Viewing: The Moon - View all posts

DID YOU KNOW? 

Dmitri Matheny's THE SNOWCAT is inspired by the ancient Asian parable of The Oxherder,
in which a herdboy's quest to find his missing ox is likened to an individual's journey through life. 

With origins in India, the parable became popular in medieval Japan and was 
depicted on 13th century handscrolls as the 'Ten Bulls' or 'Ten Oxherding Pictures.'

The scrolls traditionally divide the hero's journey into ten stages,
each accompanied by a circularly framed image and a simple verse.

Rendered in the graphic style of Japanese narrative illustration,
the story is as accessible and visually compelling
as a modern comic book.

As in the ancient parable, the hero of THE SNOWCAT
finds her companion and returns home to appreciate the beauty of nature,
play music and have fun with friends.

She maintains hope, optimism and determination in the face of adversity,
discovers the gentle power of sitting quietly, and embodies the spirit of sharing
and gratitude that makes the holidays such a magical time.

Join us for the Arizona premiere of 
Dmitri Matheny's THE SNOWCAT
A cool cat tale for the whole family

December 6 @ ASU Kerr Cultural Center Scottsdale
December 13 @ Chandler Center for the Arts

Holly Pyle vocals
Dmitri Matheny flugelhorn/storyteller
Andrew Gross saxophones
Nick Manson keyboard
T-Bone Sistrunk bass
Dom Moio drums  

“In this spellbinding performance, jazz flugelhornist and composer Dmitri Matheny and his band 
weave a magical, musical tale of a little girl searching for her missing white cat on a chilly afternoon. 
Based on a medieval Japanese parable, The SnowCat reveals the spirit of sharing and gratitude 
that makes the holiday season such a wonderful time of year.”
—Town & Country

THE SONG OF WANDERING AENGUS ~William Butler Yeats 



I went out to the hazel wood,
Because a fire was in my head,
And cut and peeled a hazel wand,
And hooked a berry to a thread;
And when white moths were on the wing,
And moth-like stars were flickering out,
I dropped the berry in a stream
And caught a little silver trout.

When I had laid it on the floor
I went to blow the fire aflame,
But something rustled on the floor,
And some one called me by my name:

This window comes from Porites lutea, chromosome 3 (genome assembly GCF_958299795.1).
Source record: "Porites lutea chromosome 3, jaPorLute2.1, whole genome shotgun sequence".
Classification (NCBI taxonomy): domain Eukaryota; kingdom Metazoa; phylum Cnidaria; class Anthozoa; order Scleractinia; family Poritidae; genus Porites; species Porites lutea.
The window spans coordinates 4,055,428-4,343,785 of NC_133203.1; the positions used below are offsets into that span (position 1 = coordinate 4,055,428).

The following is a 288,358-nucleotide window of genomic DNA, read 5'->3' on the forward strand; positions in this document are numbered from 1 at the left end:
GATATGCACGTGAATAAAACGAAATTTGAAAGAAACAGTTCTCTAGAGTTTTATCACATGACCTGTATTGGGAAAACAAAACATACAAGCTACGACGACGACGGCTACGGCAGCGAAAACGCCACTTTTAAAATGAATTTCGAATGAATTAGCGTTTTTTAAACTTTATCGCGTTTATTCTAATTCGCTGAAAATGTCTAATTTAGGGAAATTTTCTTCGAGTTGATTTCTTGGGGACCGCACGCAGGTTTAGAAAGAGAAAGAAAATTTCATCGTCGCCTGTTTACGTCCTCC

It had become a glimmering girl
With apple blossom in her hair
Who called me by my name and ran
And faded through the brightening air.

Though I am old with wandering
Through hollow lands and hilly lands,
I will find out where she has gone,
And kiss her lips and take her hands;
And walk among long dappled grass,
And pluck till time and times are done
The silver apples of the moon,
The golden apples of the sun.

SIMPLICITY 



"Simplicity is the final achievement.
After one has played a vast quantity of notes and more notes,
it is simplicity that emerges as the crowning reward of art."
—Frédéric Chopin

"I do not have much patience with a thing of beauty
that must be explained to be understood.
If it does need additional interpretation
by someone other than the creator,
then I question whether it has fulfilled its purpose."
—Charles Chaplin

"Oh, what would a girl like Sarah want with a simple
Nebraska boy like me? I don't know nothin' about fancy cars
and fancy restaurants. Still, I would love to show her
a moonlit night out by the hay stacks."
—Joe

FROM THE ARCHIVES 

On This Day

August 1, 1997
United Press International
Dmitri Matheny Looks Up for Inspiration
By Ken Franckling

The art of playing ballads seemed lost for a time...[more]

August 1, 1997
Cadence
Dmitri Matheny's Penumbra: The Moon Sessions
By Stuart Kremsky

Dmitri Matheny concentrates on the moody...[more]

August 1, 1999
Albuquerque Journal
Flugelhorn Player Focuses on Melody
By David Steinberg

Flugelhorn player Dmitri Matheny insists...[more]

August 1, 1999
Albuquerque Tribune
Matheny's Hard Work Produces Silky Jazz
By Tracy Mobley-Martinez

First, put aside your guilt...[more]

August 1, 2001
Grant & Matheny @ North Beach Jazz Festival
Shrine of St. Francis of Assisi, North Beach
San Francisco, California


Photo by Scott Chernis

August 1, 2005
Dmitri Matheny Group @ Invisible Theatre's
Sizzling Summer Sounds at the Arizona Inn
Tucson, Arizona



HAPPY EARTH DAY